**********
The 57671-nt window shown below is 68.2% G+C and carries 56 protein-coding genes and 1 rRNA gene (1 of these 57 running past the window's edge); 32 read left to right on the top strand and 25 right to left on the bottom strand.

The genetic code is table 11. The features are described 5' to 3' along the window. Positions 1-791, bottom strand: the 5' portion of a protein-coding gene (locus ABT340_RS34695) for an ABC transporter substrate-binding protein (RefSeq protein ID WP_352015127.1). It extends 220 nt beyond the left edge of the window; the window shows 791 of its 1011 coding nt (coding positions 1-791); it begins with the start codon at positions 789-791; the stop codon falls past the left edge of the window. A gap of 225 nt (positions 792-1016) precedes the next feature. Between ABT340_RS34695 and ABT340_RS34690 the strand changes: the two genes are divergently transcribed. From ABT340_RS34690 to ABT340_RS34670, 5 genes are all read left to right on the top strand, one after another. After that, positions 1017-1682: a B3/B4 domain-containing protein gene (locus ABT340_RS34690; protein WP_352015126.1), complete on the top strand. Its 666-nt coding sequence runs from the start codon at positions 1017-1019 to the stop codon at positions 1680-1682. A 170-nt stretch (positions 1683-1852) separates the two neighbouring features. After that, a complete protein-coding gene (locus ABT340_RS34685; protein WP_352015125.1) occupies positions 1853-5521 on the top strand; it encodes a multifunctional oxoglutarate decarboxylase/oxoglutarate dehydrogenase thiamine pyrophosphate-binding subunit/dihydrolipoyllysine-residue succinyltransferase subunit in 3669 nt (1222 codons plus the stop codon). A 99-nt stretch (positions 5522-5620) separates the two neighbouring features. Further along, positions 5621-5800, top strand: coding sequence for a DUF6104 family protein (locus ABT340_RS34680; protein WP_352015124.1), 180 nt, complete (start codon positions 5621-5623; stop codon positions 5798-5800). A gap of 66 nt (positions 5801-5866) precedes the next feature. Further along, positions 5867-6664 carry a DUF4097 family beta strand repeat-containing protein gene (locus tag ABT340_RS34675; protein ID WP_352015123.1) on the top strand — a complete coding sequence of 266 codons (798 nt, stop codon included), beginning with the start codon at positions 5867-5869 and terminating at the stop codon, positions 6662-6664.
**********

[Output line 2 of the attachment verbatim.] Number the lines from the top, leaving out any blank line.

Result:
The genetic code is table 11. The features are described 5' to 3' along the window. Positions 1-791, bottom strand: the 5' portion of a protein-coding gene (locus ABT340_RS34695) for an ABC transporter substrate-binding protein (RefSeq protein ID WP_352015127.1). It extends 220 nt beyond the left edge of the window; the window shows 791 of its 1011 coding nt (coding positions 1-791); it begins with the start codon at positions 789-791; the stop codon falls past the left edge of the window. A gap of 225 nt (positions 792-1016) precedes the next feature. Between ABT340_RS34695 and ABT340_RS34690 the strand changes: the two genes are divergently transcribed. From ABT340_RS34690 to ABT340_RS34670, 5 genes are all read left to right on the top strand, one after another. After that, positions 1017-1682: a B3/B4 domain-containing protein gene (locus ABT340_RS34690; protein WP_352015126.1), complete on the top strand. Its 666-nt coding sequence runs from the start codon at positions 1017-1019 to the stop codon at positions 1680-1682. A 170-nt stretch (positions 1683-1852) separates the two neighbouring features. After that, a complete protein-coding gene (locus ABT340_RS34685; protein WP_352015125.1) occupies positions 1853-5521 on the top strand; it encodes a multifunctional oxoglutarate decarboxylase/oxoglutarate dehydrogenase thiamine pyrophosphate-binding subunit/dihydrolipoyllysine-residue succinyltransferase subunit in 3669 nt (1222 codons plus the stop codon). A 99-nt stretch (positions 5522-5620) separates the two neighbouring features. Further along, positions 5621-5800, top strand: coding sequence for a DUF6104 family protein (locus ABT340_RS34680; protein WP_352015124.1), 180 nt, complete (start codon positions 5621-5623; stop codon positions 5798-5800). A gap of 66 nt (positions 5801-5866) precedes the next feature. Further along, positions 5867-6664 carry a DUF4097 family beta strand repeat-containing protein gene (locus tag ABT340_RS34675; protein ID WP_352015123.1) on the top strand — a complete coding sequence of 266 codons (798 nt, stop codon included), beginning with the start codon at positions 5867-5869 and terminating at the stop codon, positions 6662-6664.